Preventing terrorist use of Internet must respect human rights, says UN Philippines chief
17 June 2021
Mr. Gustavo Gonzalez says that a solid and holistic strategy to counter and prevent violent extremism must be based on human rights
United Nations (UN) Philippines Resident Coordinator Gustavo Gonzalez called for a solid and holistic strategy to counter and prevent violent extremism at the opening on 16 June 2021 of the National level workshop for the Philippines on “Human Rights Based Approaches to Preventing and Countering Terrorist Use of the Internet” organized by the UN Office of Counter-Terrorism.
Secretary Gregorio Honasan, Department of Information and Communications Technology
Representatives from the Embassy of Japan in the Philippines
Dear participants, partners, and friends
Let me start by congratulating the organizers of this workshop for their very timely initiative on “Human Rights Based Approaches to Preventing and Countering Terrorist Use of the Internet”.
This workshop is a collective effort with the Government of the Philippines, supported by a robust network of UN entitles: the United Nations Office of Counter Terrorism (UNOCT), the United Nations Counter-Terrorism Committee Executive Directorate (UN CTED), the Office of the High Commissioner for Human Rights (OHCHR), and the United Nations Interregional Crime and Justice Research Institute (UNICRI). We are gathering the best resources of the UN in this sector to ensure the most suitable and coordinated support to this country.
My thanks -of course- to the Government of Japan for its readiness and interest in supporting the organization of this event. I hope will enhance this collaboration with Japan in this critical area of work.
Why are we organizing this workshop? Let me share with you some background:
According to “DataReportal” -which is the online source for global digital insights’ 4.66 billion people were “active internet users” in January 2021. This is closed to 60% of the world’s population. And in the Philippines, the number goes up to 67% of the population. A lot.
People use the internet to socialize, to shop, to communicate, for work and for entertainment.
While digital technologies have provided us with new means of expression, advocacy and empowerment; these tools also spread misinformation, hate speech and violent extremism. They also dangerous tools for harassment, human rights abuses and terrorist activity.
The Member States of the United Nations have expressed many times their concerns about the use of new technologies by terrorists and, in particular, the use of the internet to spread terrorist narratives, to radicalize followers, to recruit and to raise funds to enable further terrorist attacks.
Against this backdrop, a solid and holistic strategy to counter and prevent violent extremism becomes an imperative. These strategies must ensure -of course- full respect of human rights and the rule of law.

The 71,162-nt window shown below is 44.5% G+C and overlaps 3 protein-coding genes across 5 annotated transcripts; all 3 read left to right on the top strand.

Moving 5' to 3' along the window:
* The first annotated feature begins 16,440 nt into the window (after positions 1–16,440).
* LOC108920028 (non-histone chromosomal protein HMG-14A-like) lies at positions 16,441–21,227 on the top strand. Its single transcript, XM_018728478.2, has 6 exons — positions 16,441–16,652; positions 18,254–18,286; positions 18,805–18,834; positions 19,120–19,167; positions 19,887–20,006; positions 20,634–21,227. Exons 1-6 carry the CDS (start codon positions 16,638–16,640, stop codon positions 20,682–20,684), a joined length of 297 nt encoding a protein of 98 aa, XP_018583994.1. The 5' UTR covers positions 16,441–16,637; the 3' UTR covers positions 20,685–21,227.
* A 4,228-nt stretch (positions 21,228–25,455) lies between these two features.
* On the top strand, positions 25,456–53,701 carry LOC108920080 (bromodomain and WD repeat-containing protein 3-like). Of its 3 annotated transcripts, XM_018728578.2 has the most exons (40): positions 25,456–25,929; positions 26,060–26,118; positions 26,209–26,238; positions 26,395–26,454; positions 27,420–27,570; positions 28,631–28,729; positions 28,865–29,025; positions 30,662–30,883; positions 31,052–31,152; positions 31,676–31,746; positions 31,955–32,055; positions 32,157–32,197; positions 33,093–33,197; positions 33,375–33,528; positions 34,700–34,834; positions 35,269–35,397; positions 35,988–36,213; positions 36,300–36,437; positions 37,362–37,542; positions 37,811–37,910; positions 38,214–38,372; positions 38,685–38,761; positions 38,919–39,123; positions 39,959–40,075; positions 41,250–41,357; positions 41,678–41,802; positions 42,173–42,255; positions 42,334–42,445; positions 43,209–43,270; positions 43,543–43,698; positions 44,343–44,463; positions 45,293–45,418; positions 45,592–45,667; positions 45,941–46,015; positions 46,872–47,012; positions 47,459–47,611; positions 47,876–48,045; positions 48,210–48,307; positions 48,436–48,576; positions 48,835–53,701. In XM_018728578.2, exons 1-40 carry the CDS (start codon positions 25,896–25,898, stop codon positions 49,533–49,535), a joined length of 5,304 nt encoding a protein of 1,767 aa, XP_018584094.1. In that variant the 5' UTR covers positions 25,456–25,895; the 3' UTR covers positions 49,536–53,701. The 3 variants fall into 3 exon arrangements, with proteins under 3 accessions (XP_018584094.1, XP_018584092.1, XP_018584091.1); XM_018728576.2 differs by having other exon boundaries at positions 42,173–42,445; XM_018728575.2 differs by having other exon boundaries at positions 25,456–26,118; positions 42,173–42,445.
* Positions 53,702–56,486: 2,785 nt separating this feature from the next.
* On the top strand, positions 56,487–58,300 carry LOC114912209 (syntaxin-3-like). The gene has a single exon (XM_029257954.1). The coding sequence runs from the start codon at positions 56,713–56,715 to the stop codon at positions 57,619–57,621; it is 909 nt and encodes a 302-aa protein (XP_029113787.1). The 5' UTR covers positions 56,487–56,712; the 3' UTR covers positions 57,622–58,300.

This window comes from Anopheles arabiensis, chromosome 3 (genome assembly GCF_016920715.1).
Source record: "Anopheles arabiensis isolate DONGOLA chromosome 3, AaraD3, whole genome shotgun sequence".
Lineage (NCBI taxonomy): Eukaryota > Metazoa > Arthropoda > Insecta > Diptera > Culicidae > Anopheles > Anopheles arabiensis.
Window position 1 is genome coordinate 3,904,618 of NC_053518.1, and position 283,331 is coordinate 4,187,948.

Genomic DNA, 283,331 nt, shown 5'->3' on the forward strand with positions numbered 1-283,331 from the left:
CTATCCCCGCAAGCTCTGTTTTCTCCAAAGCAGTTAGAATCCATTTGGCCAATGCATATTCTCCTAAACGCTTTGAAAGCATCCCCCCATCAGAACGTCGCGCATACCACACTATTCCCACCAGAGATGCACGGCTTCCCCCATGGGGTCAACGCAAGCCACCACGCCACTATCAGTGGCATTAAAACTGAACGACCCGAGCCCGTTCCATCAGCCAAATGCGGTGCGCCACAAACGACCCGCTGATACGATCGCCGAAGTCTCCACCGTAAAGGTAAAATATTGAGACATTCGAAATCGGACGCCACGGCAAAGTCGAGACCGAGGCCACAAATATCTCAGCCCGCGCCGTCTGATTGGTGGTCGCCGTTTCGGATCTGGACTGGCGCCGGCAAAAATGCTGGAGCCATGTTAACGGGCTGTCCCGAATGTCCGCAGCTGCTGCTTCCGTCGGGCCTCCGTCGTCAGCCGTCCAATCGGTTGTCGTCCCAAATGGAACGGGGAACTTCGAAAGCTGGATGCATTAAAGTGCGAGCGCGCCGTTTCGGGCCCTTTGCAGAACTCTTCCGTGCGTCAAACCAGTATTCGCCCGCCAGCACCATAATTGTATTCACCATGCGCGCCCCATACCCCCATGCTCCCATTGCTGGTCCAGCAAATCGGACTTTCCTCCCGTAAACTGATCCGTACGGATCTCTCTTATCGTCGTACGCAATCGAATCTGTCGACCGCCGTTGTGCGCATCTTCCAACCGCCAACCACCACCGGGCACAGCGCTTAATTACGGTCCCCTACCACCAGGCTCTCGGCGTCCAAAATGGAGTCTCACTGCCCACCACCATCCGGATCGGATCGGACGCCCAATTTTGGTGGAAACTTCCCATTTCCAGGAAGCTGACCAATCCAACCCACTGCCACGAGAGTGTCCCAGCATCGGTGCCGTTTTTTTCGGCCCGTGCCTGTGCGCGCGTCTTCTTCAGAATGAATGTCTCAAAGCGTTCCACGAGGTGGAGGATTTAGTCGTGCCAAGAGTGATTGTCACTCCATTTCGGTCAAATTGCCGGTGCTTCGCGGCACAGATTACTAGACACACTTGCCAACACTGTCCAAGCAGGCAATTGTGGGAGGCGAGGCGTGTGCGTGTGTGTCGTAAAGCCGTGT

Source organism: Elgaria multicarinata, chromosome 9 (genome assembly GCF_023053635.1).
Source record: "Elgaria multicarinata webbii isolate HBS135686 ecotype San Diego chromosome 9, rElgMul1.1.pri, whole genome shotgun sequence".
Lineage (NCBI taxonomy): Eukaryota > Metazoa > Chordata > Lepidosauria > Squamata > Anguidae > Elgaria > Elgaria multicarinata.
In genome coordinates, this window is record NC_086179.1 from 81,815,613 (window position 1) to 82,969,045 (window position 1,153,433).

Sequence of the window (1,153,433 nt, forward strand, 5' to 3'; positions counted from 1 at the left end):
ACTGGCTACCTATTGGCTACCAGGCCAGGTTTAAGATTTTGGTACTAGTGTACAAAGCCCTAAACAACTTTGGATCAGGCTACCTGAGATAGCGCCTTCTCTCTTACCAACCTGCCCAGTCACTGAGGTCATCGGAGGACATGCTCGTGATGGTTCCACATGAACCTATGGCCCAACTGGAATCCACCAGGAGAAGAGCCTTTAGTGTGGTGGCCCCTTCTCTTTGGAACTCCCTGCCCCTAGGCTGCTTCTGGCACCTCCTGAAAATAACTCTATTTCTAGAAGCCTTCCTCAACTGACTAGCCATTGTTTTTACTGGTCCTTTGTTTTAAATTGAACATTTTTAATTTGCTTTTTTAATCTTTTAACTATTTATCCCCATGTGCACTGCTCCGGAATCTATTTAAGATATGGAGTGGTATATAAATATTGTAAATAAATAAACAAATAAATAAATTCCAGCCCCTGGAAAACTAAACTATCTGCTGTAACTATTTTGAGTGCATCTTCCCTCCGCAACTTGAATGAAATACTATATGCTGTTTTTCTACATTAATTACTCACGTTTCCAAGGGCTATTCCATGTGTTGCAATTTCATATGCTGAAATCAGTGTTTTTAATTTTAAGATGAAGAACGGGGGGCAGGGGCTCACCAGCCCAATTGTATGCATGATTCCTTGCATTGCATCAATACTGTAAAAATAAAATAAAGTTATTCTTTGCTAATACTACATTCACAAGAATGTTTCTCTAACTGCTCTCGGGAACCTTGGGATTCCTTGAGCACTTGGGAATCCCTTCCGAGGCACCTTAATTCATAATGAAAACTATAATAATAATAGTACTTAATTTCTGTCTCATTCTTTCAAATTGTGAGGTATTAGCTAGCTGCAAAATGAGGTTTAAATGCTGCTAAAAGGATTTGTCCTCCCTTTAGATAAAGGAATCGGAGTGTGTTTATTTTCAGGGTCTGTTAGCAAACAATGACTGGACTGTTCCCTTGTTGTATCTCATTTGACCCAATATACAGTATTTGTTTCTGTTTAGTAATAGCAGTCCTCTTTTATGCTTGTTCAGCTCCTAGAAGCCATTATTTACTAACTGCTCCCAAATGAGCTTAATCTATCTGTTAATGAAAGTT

When performing online investigations, investigators should adhere to the principles of accountability, competency, objectivity, legality and accuracy. Social media companies have an important role in the preservation of evidentiary data and should not remove content that violates their term of services.
It is equally important to have laws that determine what data to collect and how to do it, as well as internal procedures to follow to ensure accountability of this process.
The objective of this workshop is to raise awareness on these issues and to provide practitioners with additional technical tools and resources to effectively address the use of internet and technology for terrorist purposes. As mentioned before, the workshop is guided by a human rights based approaches to Preventing and Countering Terrorist Use of the Internet.
This event takes place just as we are in the final stages of the formulation of a first ever UN joint programme on human rights, which is the results of a partnership between the government of the Philippines, the National Commission on Human Rights, civil society organizations and the UN. I want to acknowledge all stakeholders involved in this process for their efforts during the last six months in building this unique joint programme. Today’s workshop is also part of such investment.
Finally, I would like to extend my deepest gratitude to our counterparts at the Department of Foreign Affairs, including the Permanent Mission of the Philippines to the UN in New York, as well as to Secretary Honasan and his team at the Philippines Department of Information and Communications Technology.
My warmest thanks also to the representatives of the various agencies of the Government of the Philippines who are participating in this workshop, as well as to the representatives from the Commission on Human Rights, for their invaluable partnership and interest in this event.
I wish you all a successful and fruitful discussion.